Anne Robinson, Karen Saxby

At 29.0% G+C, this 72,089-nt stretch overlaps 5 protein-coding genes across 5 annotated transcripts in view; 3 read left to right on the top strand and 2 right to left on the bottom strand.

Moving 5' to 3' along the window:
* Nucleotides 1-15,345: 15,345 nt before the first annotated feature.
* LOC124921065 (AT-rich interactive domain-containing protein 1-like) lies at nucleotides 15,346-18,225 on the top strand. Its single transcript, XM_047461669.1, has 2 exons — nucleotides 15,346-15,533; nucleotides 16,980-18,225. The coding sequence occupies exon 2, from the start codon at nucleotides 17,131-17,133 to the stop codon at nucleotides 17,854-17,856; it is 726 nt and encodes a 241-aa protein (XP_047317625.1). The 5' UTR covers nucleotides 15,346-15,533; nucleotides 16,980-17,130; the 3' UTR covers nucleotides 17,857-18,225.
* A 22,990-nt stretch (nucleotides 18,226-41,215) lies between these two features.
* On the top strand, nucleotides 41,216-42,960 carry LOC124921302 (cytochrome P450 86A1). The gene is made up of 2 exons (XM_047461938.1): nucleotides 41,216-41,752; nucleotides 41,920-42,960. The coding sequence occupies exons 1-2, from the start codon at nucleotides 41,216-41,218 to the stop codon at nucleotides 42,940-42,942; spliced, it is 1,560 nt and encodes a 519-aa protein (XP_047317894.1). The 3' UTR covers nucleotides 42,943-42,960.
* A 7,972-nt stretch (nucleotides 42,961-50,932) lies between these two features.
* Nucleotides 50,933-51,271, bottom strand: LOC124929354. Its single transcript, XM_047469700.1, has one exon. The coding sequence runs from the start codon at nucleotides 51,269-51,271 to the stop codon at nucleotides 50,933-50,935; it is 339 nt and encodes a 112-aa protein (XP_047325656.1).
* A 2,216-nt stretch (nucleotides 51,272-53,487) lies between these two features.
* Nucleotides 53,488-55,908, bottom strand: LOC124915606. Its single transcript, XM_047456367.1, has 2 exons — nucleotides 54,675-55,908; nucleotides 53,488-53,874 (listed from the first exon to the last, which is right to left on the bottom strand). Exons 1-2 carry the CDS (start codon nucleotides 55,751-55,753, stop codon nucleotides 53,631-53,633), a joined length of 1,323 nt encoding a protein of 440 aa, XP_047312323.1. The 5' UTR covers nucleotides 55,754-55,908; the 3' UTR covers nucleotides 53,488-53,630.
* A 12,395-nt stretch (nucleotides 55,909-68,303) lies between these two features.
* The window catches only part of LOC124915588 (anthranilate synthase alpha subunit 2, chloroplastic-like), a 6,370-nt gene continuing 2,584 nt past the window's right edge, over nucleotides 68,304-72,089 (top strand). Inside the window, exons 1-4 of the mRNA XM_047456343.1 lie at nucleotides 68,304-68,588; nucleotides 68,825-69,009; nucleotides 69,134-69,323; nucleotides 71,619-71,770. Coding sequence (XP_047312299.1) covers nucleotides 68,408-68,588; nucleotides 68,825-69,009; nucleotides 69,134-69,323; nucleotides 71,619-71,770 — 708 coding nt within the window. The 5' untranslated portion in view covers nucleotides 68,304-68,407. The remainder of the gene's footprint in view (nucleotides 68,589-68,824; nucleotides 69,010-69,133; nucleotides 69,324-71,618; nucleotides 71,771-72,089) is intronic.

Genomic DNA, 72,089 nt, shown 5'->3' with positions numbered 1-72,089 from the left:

Spawned in the intensely fertile music scene that blossomed in and around Seattle in the late 1980s, Nirvana instantly distinguished itself from the bulk of its peers by virtue of the singular passion that drove its leader, Kurt Cobain. Few were prepared for worldwide Nirvana-mania set off by the 1991 release of Nevermind. With the instantaneous success of 'Smells Like Teen Spirit,' the album stormed the charts. Their next album, In Utero, was the last studio recording released by Nirvana: the demons that made Cobain's writing so powerful took their toll: he took his own life less than a year later. Although the band released just five albums, Nirvana's influence is certain to be felt for many years to come: Nirvana, an unofficial publication, shows the multiple reasons behind that impact through the words of the band, their friends and their colleagues. Through interviews with those close to the band coupled with intensive archive research, the unique status this band occupies-as representatives of the time, and as timeless songwriters-will be revealed.